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Prof Satoshi Araki publishes an article on income, well-being, ill-being, and gender inequality in Social Indicators Research.

3 July 2024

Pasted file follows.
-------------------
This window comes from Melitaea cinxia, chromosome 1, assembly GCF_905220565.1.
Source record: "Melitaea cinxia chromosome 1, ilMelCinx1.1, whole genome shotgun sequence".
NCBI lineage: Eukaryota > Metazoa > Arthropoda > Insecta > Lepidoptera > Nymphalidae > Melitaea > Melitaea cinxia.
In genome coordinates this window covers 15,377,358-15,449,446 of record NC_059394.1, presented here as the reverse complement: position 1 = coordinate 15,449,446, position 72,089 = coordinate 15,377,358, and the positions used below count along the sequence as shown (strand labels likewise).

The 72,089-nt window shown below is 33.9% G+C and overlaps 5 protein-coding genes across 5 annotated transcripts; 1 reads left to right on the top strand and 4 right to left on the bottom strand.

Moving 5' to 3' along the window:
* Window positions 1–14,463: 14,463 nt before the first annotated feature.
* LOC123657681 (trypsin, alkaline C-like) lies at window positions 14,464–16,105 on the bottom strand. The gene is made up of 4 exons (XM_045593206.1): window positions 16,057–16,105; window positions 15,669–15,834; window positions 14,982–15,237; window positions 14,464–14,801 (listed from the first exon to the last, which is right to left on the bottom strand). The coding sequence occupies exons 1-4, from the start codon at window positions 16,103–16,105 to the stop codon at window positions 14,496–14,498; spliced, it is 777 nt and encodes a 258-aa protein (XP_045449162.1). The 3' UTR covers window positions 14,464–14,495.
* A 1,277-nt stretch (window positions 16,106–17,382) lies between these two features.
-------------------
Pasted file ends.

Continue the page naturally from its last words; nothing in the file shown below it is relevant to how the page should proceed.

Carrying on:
Professor Araki's new paper (co-authored with Francisco Olivos) "Low Income, Ill-being, and Gender Inequality: Explaining Cross-National Variation in the Gendered Risk of Suffering Among the Poor" has been published in Social Indicators Research ( This article investigates (1) how low income is linked to ill-being among women and men; and (2) how their association varies depending on societal-level gender (in)equality. Using data from the European Social Survey and the joint European Values Study-World Values Survey data, Profs Araki and Olivos confirm that low-income individuals, regardless of gender, are more likely than their affluent counterparts to suffer from subjective ill-being (SIB) in many countries. Nevertheless, they also find that the SIB risk significantly differs depending on the degree of gender inequality in that (1) both women and men face a higher likelihood of SIB in gender-inegalitarian societies, and (2) the psychological penalty for the poor is intensified under such gendered circumstances, especially among men. Based on these results,  Profs Araki and Olivos argue that gender inequality not merely induces women’s ill-being but punishes low-income men possibly by exacerbating pressure as a breadwinner and imposing stigmas when they cannot meet gendered social expectations.

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